It happens every year. The holidays come and our wine purchases are reduced to buttery Chardonnay, the fruit-forward Pinot Noir, or a strong Zinfandel.

I’m with you, these wines have found their way to our table on countless occasions for good reason. They play well with the food. It just so happens that there are far more exciting wines from the volcano Mount Etna, which share the classic profiles of these popular favorites.

Granted, indigenous Etna varieties have unfamiliar names, but these volcanic wines are the perfect pairings for holiday meals and a great gift for an overworked host.


Carricante (car-ee-con-tay) and Catarratto (cot-ah-rot-toe) are used for Etna Bianco. Other Sicilian and relic varieties can be used in small quantities.

While Nerello Mascalese (nair-ello ma-ska-lay-zay) and Nerello Cappuccio (nair-ello ca-poo-chee-oh) are the stalwarts of Etna Rosato, Etna Rosso, Etna Spumante

Etna Bianco is based on Carricante

Etna Bianco is a pale yellow white wine that has great acidity, savory citrus fruit, and a clean finish. When Carricante is blended with Catarratto, the wines have a medium body and accents of ripe tropical fruit sewn throughout. While the east slope of the mountain is home for Etna Bianco, other areas around the mountain show how well it grows on other slopes. We love Etna Bianco for fish, starters, vegetables, and tofu but it can also stand up to fowl, soups, and trimmings. #ProTip: Look for wines that list Catarratto as a part of the blend.

Etna Rosato is very versatile

I love Etna Rosato for any occasion. It’s one of Etna’s most versatile wine categories. The Nerello-based pink wine comes in a range of colors from onion skin to salmon and pale ruby. The darker the color, the longer the juice spends in contact with the skins before fermentation. Because of this short extraction of color, Etna Rosato can play with almost any plate you are serving. The fresh acidity, kiss of red fruit, and supple structure that arrives from the extraction of tannins complement charcuterie, cheeses, fowl, seitan, and pork dishes by cleaning and preparing your palate for another bite of food. #ProTip: Pull the rosato out of the fridge for starters and let it warm up on the table, to pair it with other dishes.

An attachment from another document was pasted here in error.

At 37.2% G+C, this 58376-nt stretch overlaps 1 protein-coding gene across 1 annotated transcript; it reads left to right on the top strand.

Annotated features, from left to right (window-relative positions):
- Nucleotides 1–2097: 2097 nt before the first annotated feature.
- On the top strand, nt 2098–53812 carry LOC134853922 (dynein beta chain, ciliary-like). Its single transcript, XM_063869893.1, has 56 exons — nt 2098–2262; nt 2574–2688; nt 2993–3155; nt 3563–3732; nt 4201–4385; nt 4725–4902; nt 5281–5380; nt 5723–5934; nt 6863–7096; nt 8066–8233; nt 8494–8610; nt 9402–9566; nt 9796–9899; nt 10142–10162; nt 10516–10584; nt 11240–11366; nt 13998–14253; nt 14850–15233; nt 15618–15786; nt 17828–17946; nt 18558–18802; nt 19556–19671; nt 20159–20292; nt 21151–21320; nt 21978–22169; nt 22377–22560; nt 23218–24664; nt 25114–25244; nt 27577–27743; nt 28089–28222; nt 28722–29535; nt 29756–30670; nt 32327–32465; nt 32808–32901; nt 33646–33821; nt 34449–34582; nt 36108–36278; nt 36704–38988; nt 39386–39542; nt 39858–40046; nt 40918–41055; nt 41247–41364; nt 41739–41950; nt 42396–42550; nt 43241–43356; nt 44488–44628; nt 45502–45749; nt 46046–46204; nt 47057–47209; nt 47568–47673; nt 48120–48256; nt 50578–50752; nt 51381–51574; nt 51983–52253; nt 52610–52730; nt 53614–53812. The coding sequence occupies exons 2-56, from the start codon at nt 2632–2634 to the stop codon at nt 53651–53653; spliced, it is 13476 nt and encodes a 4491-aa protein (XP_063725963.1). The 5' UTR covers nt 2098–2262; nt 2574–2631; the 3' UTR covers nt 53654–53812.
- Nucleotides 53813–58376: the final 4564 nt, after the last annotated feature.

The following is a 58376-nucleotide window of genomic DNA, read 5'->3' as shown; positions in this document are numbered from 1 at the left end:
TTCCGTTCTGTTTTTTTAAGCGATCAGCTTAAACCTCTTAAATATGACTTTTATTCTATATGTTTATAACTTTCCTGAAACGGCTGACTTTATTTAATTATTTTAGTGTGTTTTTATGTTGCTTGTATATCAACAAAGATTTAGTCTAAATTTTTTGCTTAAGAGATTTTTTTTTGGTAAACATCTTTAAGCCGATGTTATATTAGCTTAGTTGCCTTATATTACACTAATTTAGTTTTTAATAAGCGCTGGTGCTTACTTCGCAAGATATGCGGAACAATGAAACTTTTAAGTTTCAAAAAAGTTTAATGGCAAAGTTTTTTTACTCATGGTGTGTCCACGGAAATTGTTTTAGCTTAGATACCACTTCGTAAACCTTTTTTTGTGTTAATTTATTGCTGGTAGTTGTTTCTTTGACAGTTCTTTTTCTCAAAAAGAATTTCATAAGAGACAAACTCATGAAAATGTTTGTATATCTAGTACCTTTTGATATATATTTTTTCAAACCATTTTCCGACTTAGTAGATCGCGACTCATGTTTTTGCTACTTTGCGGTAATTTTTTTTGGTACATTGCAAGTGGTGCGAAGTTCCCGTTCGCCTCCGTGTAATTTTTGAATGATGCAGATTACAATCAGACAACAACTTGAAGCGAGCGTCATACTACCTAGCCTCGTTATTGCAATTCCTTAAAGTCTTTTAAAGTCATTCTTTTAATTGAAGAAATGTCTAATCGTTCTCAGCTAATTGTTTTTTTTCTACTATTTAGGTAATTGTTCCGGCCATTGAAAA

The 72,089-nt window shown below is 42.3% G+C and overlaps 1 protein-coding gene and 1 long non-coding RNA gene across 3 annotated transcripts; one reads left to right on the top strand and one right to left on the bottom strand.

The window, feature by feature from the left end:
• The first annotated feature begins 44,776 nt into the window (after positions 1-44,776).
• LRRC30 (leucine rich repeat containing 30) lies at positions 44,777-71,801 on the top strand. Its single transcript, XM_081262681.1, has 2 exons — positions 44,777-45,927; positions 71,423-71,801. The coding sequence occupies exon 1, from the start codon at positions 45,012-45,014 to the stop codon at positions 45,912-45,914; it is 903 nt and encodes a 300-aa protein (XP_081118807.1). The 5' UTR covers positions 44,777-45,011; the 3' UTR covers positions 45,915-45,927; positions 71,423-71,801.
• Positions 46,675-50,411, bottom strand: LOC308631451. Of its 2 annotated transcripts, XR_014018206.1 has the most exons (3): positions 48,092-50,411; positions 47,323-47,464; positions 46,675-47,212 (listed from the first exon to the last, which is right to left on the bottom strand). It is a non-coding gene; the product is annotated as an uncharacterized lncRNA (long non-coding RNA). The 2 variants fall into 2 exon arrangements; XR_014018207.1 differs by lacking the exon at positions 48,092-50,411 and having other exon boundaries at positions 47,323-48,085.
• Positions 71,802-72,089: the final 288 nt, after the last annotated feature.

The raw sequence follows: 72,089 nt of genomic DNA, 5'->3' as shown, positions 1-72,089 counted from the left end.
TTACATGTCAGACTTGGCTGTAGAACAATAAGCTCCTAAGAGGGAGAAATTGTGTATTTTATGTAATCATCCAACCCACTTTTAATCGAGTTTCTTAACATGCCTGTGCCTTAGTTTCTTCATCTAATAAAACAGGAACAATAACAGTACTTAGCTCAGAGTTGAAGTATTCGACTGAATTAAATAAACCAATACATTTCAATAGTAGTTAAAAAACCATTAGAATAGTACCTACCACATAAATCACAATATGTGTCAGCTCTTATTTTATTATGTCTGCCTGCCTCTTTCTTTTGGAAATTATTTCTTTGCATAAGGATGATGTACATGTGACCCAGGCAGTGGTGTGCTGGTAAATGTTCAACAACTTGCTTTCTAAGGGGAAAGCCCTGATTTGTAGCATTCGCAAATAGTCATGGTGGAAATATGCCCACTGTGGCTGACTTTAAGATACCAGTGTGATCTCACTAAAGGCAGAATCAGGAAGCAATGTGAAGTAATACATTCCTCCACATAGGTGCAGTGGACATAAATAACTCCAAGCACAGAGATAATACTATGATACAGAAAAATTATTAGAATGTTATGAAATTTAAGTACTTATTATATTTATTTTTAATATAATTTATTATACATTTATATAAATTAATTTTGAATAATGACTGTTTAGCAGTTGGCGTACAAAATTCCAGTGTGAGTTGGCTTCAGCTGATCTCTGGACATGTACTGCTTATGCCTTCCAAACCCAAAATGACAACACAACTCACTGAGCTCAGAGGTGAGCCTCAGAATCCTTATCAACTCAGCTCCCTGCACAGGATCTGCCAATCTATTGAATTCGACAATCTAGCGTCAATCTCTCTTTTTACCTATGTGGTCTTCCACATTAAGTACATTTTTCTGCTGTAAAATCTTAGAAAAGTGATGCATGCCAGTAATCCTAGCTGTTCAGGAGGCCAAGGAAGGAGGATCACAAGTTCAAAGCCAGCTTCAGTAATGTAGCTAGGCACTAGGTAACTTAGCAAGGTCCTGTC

Mount Etna’s biggest category is Etna Rosso. It includes all shades of red wine from pale ruby to opaque, but the aromas, flavors, and textures of the wines are entirely volcanic. They feature brackish red fruit, ripe tannins, a nuance of veg, and a briny finish. Most often compared with Nebbiolo and Sangiovese, Etna’s Nerello Mascalese benefits from an accent of Nerello Cappuccio and is an incredible mimic of the volcanic terrain. Wines that have seen a few months in wood benefit from aging. For me, lighter styles and cooler vintages serve a broader range of foods, including starters, stuffing, winter squash, fowl, ham, seitan, and roasts. Hotter vintages and wines with a higher alcohol by volume pair well with meat. #ProTip: Open the bottle a few hours before serving. Etna reds like to breathe.

Decant Etna Rosso and Nerello Cappuccio before serving

One wine that finds itself on some wine lists and retailers shelves is Nerello Cappuccio. While there are only a few producers making a pure Nerello Cappuccio with regularity, this traditional blender for Nerello Mascalese is a stunner when allowed to sing on its own. The near opaque red wine features black cherry, blueberry, savory herbs and supple tannins that pair well with everything from sushi to vegetables, starters, entrees, and dessert. It’s the one wine I promote regularly for its undeniable versatility. #ProTip: Decant Nerello Cappuccio a few hours before serving. They are most often aged in stainless steel, a little air adds to their appeal.   

Etna Spumante is based on Nerello Mascalese

Mount Etna also makes wonderful sparkling wines using the metodo classico (classic method), in which the second fermentation that creates the bubbles is done in the bottle you buy. Etna Spumante is based on Nerello Mascalese, at a minumum of 60%  of the blend. The fine perlage and mousse comes from about two years or more of bottle aging on the fine lees. While most producers are focusing on a white wine from this black grape, some wineries are making a rosé version as well. These are often age worthy wines or solely for special occasions, but we open them for just about any meal. Not only are they versatile for cheeses and soups, the wines can often serve as a palate cleanser between courses, or as an accompaniment for fruit at the end of a long dinner.

These days, it’s not hard to find a good wine for the holidays. But around this time of year, I like to celebrate a little and share the things I’ve discovered with those I know and love. For me, that thing is Etna.

What will you discover this holiday season?

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